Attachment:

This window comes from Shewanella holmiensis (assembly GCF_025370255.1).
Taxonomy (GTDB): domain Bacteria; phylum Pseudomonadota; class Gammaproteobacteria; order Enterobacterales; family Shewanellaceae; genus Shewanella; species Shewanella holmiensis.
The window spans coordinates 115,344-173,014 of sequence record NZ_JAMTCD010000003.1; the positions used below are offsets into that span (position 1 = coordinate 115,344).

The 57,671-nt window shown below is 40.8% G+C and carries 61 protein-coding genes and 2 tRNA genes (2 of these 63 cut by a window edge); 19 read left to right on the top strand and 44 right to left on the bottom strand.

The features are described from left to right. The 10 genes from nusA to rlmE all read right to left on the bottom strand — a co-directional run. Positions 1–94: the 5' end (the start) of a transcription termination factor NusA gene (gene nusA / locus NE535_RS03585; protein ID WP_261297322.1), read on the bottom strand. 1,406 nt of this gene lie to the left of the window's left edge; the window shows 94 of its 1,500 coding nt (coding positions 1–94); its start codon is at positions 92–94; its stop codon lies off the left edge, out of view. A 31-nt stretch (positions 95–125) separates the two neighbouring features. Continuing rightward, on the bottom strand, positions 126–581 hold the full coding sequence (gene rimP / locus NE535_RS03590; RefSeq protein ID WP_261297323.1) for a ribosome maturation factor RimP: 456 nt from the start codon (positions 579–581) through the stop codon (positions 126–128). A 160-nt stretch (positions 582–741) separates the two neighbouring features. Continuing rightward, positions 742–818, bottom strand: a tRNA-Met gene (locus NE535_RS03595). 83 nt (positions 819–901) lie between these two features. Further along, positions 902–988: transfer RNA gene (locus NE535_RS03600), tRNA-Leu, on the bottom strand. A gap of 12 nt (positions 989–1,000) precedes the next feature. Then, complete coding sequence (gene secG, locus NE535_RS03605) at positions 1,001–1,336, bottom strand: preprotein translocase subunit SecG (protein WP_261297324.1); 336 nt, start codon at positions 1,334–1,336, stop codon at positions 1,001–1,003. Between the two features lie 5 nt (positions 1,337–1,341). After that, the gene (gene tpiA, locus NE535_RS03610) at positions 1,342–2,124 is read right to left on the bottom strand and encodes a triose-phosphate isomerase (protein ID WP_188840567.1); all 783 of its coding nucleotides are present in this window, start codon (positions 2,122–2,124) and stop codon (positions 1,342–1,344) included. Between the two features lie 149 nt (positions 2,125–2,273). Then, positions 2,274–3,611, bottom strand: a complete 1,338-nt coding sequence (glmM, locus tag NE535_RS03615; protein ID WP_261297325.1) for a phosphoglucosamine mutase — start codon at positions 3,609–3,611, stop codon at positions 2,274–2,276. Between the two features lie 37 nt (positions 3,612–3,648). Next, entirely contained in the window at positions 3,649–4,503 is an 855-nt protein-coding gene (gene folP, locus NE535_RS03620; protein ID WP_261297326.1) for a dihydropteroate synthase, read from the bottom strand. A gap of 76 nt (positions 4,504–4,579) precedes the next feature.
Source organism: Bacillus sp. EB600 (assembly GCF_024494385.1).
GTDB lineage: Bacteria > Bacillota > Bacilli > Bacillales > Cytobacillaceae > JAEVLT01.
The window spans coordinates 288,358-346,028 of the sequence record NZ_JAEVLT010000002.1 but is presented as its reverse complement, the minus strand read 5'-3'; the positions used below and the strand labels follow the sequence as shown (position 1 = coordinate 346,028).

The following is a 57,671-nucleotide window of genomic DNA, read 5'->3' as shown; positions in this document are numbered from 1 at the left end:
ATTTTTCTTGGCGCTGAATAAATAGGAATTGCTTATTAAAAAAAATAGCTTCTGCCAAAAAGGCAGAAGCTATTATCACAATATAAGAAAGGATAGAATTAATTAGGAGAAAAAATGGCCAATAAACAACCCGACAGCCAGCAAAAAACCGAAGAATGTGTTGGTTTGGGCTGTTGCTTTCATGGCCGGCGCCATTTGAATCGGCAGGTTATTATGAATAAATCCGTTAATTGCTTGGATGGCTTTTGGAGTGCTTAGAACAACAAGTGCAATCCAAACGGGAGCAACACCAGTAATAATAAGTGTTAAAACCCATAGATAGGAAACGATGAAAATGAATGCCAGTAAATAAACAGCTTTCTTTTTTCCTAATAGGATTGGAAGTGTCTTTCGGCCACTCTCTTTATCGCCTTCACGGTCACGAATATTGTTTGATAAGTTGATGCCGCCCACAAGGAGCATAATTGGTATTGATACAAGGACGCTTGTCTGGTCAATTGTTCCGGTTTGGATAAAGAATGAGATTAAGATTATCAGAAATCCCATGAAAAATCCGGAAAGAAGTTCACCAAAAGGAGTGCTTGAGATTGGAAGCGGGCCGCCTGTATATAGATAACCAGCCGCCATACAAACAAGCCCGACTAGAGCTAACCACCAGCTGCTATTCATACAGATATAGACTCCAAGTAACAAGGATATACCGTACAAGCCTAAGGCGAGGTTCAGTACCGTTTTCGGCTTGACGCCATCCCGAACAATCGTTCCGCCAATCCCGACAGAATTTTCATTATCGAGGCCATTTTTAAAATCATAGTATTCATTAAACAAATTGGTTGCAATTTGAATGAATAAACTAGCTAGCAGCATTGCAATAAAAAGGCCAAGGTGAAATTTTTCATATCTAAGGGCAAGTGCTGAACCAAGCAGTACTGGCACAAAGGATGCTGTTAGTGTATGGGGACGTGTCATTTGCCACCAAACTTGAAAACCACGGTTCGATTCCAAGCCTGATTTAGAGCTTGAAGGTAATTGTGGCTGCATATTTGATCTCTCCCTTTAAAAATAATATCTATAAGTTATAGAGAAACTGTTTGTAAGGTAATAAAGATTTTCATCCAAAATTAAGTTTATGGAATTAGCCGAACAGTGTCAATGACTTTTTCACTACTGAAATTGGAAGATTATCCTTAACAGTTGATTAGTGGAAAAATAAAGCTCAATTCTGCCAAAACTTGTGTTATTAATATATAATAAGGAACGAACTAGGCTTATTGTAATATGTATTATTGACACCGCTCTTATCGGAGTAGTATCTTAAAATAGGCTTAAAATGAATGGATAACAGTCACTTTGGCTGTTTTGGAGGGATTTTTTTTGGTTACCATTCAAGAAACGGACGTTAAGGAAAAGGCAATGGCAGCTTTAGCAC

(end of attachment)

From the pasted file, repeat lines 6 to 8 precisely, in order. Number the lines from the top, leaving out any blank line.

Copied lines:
Source organism: Bacillus sp. EB600 (assembly GCF_024494385.1).
GTDB lineage: Bacteria > Bacillota > Bacilli > Bacillales > Cytobacillaceae > JAEVLT01.
The window spans coordinates 288,358-346,028 of the sequence record NZ_JAEVLT010000002.1 but is presented as its reverse complement, the minus strand read 5'-3'; the positions used below and the strand labels follow the sequence as shown (position 1 = coordinate 346,028).